In addition to the 6 percent sales tax, customers pay an additional 6 percent safety fee on fireworks. The first $1 million generated by the fee may be provided as discretionary grants to local governments to cover costs associated with enforcing the act.

“Under the Michigan Fireworks Safety Act, we are now allowed to have all these large fireworks, ironically enough,” Township Attorney Rob Huth said. “The act says some things that are relevant to us in the township.

“It makes it very difficult to regulate the fireworks as long as the seller has received a certificate from the state of Michigan. It does say that, if you light these fireworks off, you can’t be intoxicated, you can’t light them off in a public place — in a street for example.”

The new laws, which also prevent minors from using the consumer-grade explosives, prevent municipalities from enacting fireworks-use restrictions on 10 nationally recognized holidays, plus the day before and day after each holiday — accounting for 30 days where the local ordinances do not apply.

Municipalities have handled the issue of consumer-grade fireworks differently. Utica adopted an ordinance at its June 12 council meeting that outlawed the fireworks outside of the 30 days defined by state law.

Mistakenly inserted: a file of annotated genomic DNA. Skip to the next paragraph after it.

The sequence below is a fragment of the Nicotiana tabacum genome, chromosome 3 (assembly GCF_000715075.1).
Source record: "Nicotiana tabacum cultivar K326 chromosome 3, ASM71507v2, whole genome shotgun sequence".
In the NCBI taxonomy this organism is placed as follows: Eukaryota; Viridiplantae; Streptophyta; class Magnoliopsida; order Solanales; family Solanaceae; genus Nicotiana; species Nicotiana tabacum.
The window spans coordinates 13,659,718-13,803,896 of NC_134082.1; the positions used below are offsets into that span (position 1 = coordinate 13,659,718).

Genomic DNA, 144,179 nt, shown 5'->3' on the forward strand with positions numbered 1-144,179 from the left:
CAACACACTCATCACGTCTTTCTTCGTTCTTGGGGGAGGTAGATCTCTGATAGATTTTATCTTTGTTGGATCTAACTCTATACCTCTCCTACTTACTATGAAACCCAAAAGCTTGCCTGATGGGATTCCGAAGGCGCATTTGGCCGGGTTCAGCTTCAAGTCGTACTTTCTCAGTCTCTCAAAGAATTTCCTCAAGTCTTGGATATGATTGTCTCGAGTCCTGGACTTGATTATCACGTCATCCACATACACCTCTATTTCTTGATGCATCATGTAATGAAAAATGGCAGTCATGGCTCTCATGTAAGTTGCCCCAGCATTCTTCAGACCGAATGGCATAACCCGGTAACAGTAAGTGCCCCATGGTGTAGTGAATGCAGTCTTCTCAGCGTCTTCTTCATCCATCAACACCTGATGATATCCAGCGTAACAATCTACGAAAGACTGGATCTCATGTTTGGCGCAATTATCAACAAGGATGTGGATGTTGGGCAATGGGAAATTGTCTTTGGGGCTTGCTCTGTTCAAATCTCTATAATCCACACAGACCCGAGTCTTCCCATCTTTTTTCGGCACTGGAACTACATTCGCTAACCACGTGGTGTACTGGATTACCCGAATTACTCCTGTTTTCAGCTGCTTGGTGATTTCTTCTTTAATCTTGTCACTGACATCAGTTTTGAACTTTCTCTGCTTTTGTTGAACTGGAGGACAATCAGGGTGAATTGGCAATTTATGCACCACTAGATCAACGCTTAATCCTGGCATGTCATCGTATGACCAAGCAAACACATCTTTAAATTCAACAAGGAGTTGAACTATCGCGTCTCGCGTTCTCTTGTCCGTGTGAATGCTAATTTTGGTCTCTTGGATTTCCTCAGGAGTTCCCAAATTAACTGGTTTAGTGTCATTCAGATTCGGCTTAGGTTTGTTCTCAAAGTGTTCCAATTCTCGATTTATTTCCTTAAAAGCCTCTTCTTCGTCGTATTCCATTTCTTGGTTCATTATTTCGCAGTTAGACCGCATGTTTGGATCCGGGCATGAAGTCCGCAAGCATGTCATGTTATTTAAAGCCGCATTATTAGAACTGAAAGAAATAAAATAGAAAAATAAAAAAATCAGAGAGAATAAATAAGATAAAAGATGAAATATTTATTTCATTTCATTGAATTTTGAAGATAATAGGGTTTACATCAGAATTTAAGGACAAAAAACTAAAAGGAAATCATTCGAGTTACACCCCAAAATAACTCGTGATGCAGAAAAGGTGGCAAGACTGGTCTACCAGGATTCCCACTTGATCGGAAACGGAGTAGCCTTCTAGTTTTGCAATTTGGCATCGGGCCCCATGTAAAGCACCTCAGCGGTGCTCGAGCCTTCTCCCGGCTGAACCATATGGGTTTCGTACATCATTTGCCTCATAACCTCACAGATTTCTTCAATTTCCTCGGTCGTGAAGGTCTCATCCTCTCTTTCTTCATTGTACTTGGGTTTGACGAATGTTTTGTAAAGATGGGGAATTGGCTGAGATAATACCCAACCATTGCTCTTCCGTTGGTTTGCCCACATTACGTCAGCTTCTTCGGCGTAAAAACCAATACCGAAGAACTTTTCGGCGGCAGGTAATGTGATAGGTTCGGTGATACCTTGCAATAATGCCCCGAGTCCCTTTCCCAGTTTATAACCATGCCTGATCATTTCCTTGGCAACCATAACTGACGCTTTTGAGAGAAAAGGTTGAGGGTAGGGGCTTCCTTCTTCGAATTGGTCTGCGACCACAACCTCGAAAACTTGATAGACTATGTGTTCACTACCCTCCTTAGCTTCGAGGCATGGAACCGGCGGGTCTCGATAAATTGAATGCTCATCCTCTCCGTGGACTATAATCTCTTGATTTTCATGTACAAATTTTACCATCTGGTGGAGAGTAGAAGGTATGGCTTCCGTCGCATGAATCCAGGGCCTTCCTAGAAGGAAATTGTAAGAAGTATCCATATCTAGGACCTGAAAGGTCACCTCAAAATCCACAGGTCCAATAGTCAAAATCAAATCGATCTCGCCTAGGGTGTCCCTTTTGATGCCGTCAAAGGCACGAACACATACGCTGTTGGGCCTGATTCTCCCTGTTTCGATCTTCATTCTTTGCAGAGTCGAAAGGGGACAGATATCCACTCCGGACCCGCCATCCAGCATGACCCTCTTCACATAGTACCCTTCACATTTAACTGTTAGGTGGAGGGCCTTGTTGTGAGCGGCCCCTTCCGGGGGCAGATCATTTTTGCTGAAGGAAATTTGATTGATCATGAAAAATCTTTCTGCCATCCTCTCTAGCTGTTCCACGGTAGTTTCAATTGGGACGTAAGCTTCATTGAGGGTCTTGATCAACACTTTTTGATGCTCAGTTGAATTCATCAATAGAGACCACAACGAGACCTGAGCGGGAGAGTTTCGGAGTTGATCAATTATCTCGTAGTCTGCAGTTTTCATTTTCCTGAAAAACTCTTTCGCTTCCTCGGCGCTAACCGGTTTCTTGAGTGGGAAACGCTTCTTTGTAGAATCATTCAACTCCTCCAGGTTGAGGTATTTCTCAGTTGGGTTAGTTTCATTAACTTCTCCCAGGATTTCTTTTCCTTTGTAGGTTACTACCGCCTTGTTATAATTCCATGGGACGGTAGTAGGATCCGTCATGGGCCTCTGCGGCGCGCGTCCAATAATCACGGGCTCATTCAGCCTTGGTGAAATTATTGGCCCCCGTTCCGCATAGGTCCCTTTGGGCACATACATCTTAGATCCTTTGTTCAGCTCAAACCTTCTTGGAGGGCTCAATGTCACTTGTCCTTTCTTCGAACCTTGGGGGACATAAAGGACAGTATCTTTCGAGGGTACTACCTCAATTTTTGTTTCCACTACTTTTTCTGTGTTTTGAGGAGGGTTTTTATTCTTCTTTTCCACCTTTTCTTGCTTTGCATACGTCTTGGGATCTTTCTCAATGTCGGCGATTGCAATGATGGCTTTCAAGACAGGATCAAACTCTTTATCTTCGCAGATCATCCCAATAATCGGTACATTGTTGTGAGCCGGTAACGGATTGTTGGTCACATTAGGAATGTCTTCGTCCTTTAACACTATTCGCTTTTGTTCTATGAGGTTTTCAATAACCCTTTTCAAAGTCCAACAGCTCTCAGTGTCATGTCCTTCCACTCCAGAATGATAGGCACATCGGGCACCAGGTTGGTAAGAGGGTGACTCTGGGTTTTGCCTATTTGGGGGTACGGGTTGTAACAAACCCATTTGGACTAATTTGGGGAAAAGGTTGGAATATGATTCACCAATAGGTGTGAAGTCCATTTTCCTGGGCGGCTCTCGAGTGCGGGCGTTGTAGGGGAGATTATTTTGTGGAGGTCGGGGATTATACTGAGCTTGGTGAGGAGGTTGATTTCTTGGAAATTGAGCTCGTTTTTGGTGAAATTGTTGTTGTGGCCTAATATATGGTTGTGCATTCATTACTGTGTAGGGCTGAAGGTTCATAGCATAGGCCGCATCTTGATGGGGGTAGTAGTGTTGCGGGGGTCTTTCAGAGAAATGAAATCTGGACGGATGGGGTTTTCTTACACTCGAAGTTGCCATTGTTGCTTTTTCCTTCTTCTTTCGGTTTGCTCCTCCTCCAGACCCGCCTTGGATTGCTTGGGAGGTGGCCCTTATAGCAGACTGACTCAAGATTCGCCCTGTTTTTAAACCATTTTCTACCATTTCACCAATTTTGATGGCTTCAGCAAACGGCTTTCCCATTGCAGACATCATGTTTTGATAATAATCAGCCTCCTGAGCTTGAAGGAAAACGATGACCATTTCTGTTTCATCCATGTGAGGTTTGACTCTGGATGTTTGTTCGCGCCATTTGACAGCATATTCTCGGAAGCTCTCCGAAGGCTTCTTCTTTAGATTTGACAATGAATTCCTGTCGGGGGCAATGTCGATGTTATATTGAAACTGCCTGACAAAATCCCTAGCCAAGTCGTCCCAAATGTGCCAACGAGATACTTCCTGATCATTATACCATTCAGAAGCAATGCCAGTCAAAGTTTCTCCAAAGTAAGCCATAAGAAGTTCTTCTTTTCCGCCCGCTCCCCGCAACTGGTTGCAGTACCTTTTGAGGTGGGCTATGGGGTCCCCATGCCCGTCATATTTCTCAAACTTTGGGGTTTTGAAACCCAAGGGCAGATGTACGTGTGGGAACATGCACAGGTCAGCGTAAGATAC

“We expanded on the fact that we could prohibit it 335 days a year,” Utica Police Chief David Faber said.

The Utica ordinance disallows the use of any of the newly legal fireworks with the exception of the 30 days outlined in the state: the day before, of and after New Year’s Day, Martin Luther King Jr. Day, Washington’s Birthday, Memorial Day, Independence Day, Labor Day, Columbus Day, Veterans Day, Thanksgiving Day and Christmas Day.

Unlike other municipalities that cite violations of the firework ordinances as misdemeanors, Faber said that Utica chose to make the first and second offenses of the ordinance civil infractions punishable by $250 and $500 fines, respectively, rather than cite offenders for a misdemeanor.

A third offense in Utica is a misdemeanor charge punishable by up to $500 in fines and/or 90 days in jail.